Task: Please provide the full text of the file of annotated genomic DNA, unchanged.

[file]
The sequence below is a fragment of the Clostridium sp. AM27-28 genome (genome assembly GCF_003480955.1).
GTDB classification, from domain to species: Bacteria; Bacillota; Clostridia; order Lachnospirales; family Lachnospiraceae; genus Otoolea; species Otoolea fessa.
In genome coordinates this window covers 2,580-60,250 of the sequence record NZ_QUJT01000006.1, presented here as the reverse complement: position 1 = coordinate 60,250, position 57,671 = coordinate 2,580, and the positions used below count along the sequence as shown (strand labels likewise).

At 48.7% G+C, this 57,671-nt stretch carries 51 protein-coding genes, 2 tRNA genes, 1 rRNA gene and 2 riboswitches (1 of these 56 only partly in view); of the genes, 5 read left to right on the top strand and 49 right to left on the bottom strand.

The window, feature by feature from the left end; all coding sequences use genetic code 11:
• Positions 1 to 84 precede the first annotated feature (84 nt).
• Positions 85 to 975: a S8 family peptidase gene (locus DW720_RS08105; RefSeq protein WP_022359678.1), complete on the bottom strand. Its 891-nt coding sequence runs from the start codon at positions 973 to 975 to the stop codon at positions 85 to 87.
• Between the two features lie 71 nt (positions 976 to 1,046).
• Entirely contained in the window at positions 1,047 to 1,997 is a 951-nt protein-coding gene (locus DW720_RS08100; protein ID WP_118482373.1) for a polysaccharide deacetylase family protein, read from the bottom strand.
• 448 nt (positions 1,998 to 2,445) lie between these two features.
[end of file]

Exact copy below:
The sequence below is a fragment of the Clostridium sp. AM27-28 genome (genome assembly GCF_003480955.1).
GTDB classification, from domain to species: Bacteria; Bacillota; Clostridia; order Lachnospirales; family Lachnospiraceae; genus Otoolea; species Otoolea fessa.
In genome coordinates this window covers 2,580-60,250 of the sequence record NZ_QUJT01000006.1, presented here as the reverse complement: position 1 = coordinate 60,250, position 57,671 = coordinate 2,580, and the positions used below count along the sequence as shown (strand labels likewise).

At 48.7% G+C, this 57,671-nt stretch carries 51 protein-coding genes, 2 tRNA genes, 1 rRNA gene and 2 riboswitches (1 of these 56 only partly in view); of the genes, 5 read left to right on the top strand and 49 right to left on the bottom strand.

The window, feature by feature from the left end; all coding sequences use genetic code 11:
• Positions 1 to 84 precede the first annotated feature (84 nt).
• Positions 85 to 975: a S8 family peptidase gene (locus DW720_RS08105; RefSeq protein WP_022359678.1), complete on the bottom strand. Its 891-nt coding sequence runs from the start codon at positions 973 to 975 to the stop codon at positions 85 to 87.
• Between the two features lie 71 nt (positions 976 to 1,046).
• Entirely contained in the window at positions 1,047 to 1,997 is a 951-nt protein-coding gene (locus DW720_RS08100; protein ID WP_118482373.1) for a polysaccharide deacetylase family protein, read from the bottom strand.
• 448 nt (positions 1,998 to 2,445) lie between these two features.